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From Middle High German vihe, from Old High German fihu, Proto-Germanic *fehu, from Proto-Indo-European *péḱu (“livestock, domestic animals”). Cognate to Low German Veeh, Dutch vee, English fee, Danish fæ.
- (uncountable, collective) livestock; farm animals (animals kept for their milk, meat, skin, etc.)
- Das Vieh grast auf der Weide. ― The animals are grazing on the pasture.
- (countable, singulative) Alternative form of
- Wenn so ein Vieh vor einem steht, kommt man sich ziemlich klein und schwach vor.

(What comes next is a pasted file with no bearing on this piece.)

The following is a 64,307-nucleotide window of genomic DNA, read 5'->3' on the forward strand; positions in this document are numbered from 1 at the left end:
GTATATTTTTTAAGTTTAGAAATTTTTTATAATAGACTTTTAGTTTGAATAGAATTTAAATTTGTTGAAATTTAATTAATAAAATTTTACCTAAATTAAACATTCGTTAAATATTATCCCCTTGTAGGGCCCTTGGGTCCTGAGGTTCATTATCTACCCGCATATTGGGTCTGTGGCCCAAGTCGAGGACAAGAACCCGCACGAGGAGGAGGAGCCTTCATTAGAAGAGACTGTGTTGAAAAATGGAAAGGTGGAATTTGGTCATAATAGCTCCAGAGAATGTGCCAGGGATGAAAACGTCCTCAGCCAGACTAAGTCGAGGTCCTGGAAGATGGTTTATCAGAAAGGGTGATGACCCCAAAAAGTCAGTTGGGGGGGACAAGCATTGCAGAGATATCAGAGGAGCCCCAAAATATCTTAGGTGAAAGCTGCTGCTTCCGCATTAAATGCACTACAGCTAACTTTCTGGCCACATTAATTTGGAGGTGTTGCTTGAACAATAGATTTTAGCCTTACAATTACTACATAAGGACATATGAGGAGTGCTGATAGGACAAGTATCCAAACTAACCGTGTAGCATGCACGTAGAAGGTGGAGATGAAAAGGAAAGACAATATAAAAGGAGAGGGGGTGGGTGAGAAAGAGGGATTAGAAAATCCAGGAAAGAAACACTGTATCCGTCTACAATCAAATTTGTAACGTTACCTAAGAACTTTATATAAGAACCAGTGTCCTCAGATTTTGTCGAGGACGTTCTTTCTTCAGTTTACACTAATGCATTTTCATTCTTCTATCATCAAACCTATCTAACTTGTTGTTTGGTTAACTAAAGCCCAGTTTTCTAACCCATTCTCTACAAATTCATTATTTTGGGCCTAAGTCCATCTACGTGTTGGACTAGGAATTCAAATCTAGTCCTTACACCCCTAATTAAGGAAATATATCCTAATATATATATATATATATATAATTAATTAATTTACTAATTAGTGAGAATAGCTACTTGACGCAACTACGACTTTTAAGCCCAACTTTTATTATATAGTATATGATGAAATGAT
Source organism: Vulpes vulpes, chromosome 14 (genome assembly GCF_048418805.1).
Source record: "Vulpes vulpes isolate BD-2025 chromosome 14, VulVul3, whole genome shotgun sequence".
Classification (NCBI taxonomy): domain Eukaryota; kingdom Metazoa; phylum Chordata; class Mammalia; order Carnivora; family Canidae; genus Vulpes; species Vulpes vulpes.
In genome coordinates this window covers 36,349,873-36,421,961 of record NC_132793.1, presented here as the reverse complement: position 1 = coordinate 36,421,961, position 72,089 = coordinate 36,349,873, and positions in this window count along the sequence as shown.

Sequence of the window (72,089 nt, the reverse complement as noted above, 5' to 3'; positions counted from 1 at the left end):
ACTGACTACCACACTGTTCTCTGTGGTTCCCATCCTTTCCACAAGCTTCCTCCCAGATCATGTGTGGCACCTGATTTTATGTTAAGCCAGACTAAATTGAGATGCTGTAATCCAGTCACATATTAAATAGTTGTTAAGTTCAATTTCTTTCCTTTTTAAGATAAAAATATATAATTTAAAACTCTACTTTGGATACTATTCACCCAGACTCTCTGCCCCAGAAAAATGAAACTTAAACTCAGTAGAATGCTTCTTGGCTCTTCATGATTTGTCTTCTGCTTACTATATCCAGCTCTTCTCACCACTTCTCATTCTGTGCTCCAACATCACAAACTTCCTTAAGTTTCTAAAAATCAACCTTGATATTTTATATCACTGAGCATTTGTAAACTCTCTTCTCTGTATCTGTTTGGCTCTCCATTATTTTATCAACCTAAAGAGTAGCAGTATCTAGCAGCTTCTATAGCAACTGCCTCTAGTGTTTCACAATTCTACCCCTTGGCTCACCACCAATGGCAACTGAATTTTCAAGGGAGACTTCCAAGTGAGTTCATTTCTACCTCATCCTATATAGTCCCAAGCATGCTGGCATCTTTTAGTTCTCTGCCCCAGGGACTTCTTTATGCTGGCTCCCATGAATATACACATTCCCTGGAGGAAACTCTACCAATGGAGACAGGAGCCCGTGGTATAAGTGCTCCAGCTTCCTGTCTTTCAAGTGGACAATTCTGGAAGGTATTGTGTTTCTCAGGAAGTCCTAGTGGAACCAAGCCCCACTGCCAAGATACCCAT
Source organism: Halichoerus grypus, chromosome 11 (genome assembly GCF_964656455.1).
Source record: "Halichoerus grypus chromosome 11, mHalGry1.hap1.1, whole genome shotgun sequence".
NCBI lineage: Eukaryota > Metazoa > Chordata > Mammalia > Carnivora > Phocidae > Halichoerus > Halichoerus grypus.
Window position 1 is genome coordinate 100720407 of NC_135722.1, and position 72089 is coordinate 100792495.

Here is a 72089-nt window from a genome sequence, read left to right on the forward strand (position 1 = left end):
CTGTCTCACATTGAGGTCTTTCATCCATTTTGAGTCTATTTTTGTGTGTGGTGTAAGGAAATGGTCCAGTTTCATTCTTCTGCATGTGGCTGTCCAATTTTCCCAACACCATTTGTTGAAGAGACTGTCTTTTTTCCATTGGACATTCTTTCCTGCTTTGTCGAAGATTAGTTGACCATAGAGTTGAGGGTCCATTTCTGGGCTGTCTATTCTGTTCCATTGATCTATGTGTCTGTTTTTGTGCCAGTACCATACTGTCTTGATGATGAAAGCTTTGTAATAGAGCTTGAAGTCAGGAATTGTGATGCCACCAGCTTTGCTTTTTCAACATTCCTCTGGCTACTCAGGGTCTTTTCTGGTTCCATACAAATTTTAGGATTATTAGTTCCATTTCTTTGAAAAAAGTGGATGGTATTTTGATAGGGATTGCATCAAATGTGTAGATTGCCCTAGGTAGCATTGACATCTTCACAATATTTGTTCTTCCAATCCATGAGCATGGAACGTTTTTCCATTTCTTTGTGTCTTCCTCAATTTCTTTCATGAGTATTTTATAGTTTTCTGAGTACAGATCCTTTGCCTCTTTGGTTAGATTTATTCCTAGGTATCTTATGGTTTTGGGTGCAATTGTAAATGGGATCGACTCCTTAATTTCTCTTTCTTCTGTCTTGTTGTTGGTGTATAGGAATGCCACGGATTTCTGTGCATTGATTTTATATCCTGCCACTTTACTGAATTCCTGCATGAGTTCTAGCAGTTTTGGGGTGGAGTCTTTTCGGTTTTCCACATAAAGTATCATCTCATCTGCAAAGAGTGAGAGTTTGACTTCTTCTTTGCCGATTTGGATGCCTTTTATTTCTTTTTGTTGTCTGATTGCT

- You feel pretty small and weak when such a beast is standing right in front of you.
- (countable, figuratively, derogatory) beast; swine (person behaving in a boorish or inhumane way)
- Du Vieh! Wie kannst du nur! ― You beast! How dare you!
Declension of Vieh (uncountable)
- Vieh is per se a collective noun (“livestock”), but is also sometimes used as a singulative (“animal”). For the latter case, however, there is no corresponding plural. Instead, a construction with Stück can be used: ein, zwei, drei Stück Vieh (“one, two, three head[s] of livestock”).
- In Upper German areas, the variant Viech is also used as a singulative of Vieh, whence the plural Viecher (“animals”). In the north, however, Viech is not used in this neutral way but only with a pejorative sense (“beast, pest”).
- In the figurative sense of “boorish, inhumane person”, an ad-hoc plural Viehe may be formed, but this is rare and nonstandard.